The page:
Photo Credits:
Oxen Decorated with Flowers   www.to-tuscany.com via Foter.com / CC BY-ND
Exploding of the Cart in Front of Florence’s Duomo   moniko moniko via Foter.com / CC BY-SA
Costumed Procession for Scoppio del Carro   Erica Schoonmaker via Foter.com / CC BY-ND

 

 

 

 

 

 

 

Viareggio’s Carnevale by the Sea

8689955524_8d87d508c3_bIf you didn’t make it to Mardi Gras in New Orleans to celebrate Fat Tuesday, hop over to the Tuscan Coast of Italy for one of four remaining carnival parades. Multiple carnival celebrations take place throughout Italy at this time each year. What makes the 143 year old #CarnevalediViareggio special is its size and artistic pageantry. Over 200,000 spectators attend the month-long series of events showcasing fabulous floats along 3 kilometers of the palm-tree lined promenade by the sea.

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Since 1873, when the parade began with decorated carriages along the Via Regia, this carnival parade entertains with effigies of (in)famous people, sports athletes and politicians who are sometimes in attendance to view the spectacle. There are a total of five masked parades; the next three Sundays and the first Saturday in March are the remaining dates in 2016. In addition to the parades filled with larger than life floats, there are daytime and nighttime festivities including parties and masked balls. On the final day judges award the best floats and cap off the event with a large fireworks display.


Preparing for this $5 million event involves a lot of planning and preparation. “La Cittadella” is a building and event complex housing 2 museums and 16 warehouses; the warehouses are utilized by masters of paper-mâché to create the gigantic floats. One museum displays the history and pageantry of the carnival celebration, the other, ”Carnevalotto”, displays a collection of valuable works of art.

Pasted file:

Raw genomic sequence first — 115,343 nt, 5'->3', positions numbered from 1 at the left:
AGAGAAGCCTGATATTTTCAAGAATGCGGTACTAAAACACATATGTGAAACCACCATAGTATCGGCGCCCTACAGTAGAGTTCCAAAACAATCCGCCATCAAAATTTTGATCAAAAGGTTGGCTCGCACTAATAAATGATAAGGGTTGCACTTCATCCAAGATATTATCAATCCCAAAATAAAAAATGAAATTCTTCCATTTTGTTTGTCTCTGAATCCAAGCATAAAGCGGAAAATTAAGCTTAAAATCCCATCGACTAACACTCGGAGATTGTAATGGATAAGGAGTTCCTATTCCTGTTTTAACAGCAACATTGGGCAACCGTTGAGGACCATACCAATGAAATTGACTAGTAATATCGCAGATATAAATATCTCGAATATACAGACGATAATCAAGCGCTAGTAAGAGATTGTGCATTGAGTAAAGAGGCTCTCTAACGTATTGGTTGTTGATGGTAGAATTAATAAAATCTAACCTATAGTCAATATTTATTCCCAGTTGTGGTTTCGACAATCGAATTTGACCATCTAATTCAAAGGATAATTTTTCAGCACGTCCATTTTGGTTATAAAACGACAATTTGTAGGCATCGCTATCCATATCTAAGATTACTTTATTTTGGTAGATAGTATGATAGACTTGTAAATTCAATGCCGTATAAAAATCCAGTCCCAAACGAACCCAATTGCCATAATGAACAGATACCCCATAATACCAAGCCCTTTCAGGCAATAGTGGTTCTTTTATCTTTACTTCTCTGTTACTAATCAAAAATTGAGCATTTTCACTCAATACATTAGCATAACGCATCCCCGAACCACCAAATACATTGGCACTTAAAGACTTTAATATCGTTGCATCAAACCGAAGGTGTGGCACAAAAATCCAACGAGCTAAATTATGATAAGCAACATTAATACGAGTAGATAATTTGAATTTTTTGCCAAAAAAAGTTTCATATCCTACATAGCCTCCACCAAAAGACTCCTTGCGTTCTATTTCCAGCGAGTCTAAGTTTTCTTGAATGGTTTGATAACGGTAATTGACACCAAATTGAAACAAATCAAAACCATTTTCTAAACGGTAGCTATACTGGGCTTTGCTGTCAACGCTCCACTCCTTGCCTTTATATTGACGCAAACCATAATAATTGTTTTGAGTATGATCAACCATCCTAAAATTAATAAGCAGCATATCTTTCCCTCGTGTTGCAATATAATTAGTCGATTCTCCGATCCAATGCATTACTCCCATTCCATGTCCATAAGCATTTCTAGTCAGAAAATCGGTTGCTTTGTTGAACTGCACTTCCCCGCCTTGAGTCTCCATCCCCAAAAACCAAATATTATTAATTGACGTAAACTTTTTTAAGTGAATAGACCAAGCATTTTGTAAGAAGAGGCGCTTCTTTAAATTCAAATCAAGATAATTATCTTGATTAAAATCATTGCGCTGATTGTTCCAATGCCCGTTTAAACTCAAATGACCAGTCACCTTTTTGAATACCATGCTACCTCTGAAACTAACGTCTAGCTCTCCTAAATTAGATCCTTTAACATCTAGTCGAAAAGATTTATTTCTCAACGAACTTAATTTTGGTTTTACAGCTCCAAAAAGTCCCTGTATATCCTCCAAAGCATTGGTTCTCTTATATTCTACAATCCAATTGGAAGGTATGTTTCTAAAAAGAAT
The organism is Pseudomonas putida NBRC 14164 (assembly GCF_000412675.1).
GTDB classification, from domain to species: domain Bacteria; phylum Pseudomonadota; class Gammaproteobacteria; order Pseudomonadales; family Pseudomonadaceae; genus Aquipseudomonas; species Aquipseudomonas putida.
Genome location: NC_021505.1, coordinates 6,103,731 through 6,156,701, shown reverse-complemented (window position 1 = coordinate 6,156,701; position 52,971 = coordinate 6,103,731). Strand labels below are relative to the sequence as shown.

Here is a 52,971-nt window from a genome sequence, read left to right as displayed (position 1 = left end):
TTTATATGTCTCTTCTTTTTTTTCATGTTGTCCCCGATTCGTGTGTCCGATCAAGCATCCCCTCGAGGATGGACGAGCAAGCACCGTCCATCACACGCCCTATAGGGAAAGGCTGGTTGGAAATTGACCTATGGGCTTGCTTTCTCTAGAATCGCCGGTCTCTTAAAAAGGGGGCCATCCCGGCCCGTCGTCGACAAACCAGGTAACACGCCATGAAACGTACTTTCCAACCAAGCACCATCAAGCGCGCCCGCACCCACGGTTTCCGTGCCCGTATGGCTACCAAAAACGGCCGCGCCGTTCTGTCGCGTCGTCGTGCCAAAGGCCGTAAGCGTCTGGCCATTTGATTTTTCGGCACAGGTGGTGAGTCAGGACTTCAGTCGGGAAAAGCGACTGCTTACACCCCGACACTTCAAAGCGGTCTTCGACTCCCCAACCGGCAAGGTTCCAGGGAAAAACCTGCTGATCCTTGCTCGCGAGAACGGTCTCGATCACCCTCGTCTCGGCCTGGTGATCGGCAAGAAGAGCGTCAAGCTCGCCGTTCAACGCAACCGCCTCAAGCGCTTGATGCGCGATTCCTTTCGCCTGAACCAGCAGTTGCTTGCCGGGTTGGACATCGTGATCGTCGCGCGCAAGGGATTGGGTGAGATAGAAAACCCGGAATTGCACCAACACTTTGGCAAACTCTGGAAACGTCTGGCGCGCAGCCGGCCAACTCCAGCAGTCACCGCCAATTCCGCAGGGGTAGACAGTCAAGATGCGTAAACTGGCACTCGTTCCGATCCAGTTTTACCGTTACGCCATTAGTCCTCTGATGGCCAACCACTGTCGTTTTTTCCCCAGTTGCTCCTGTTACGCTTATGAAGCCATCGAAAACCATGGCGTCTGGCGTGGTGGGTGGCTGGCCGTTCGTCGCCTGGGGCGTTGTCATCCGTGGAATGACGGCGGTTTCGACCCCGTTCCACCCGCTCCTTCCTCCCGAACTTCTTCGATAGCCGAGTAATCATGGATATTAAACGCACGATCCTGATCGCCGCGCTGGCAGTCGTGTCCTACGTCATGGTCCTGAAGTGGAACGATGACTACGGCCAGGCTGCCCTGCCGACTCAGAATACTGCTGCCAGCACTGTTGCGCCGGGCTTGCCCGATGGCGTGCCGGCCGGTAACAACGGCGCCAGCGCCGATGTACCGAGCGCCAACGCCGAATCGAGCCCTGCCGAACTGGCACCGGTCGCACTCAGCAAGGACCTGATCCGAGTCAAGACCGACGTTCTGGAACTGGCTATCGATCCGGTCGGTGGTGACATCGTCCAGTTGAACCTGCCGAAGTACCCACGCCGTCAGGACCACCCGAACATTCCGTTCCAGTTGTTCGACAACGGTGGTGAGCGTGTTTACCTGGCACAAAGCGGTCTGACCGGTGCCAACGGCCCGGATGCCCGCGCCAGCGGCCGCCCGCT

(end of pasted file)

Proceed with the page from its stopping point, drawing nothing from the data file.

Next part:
Viareggio is located north of Pisa on the Tyrhennian coast and is a relatively short train ride from Pisa, Lucca & Florence. Daily tickets are 18 Euros for 12 + over, 13 Euros for ages 7-12 and children under 7 are free. Reserved seating is available for an additional 10 Euro per person.

Carnevale di Viareggio Official Website

#CarnevalediViareggio #carnevale #viareggio #lisalovestotravel @travelwithlisa

Photo Credits:

Carnival Float Heads: alexandraalisa via Foter.com / CC BY
Carnival Float Clown: joolia. via Foter.com / CC BY
Carnival Float Pig: joolia. via Foter.com / CC BY
Carnival Float Faces: sfmission.com via Foter.com / CC BY
Carnival Float Dinosaur Skeleton: sfmission.com via Foter.com / CC BY
Carnival Float T-Rex: Lorenzo Bl via Foter.com / CC BY-ND
Carnevale Enthusiasts: Visit Tuscany via Foter.com / CC BY
Burlamacco: HHA124L via Foter.com / CC BY

 

 

 

 

 

Four Weekends of Fun: Truffles in the Heart of Tuscany

Tagliatelle with Truffles
Tagliatelle Pasta with Shaved Truffles; [Photo credit: jit bag / Foter.com / CC BY]

This is the second of four weekends of fun in San Miniato. During the “45th Mostra Mercato Nazionale Del Tartufo Bianco Di San Miniato”, you can sample food designed to highlight this expensive fungus. Shaved over pasta, infused in oil, truffled pecorino cheese, truffle tapenade; the variety of truffle products and dishes available practically ensures there’s a truffle in your future.

These precious white truffles command quite a price; approximately $1,200 per pound! They pack a punch of flavor in every bite and it doesn’t take much to flavor a dish. In addition to the restaurants and street food showcasing these tubers, there are cooking demonstrations, a market and parades (consult the program at the link below for schedule and locations).

San Miniato Buildings
San Miniato Buildings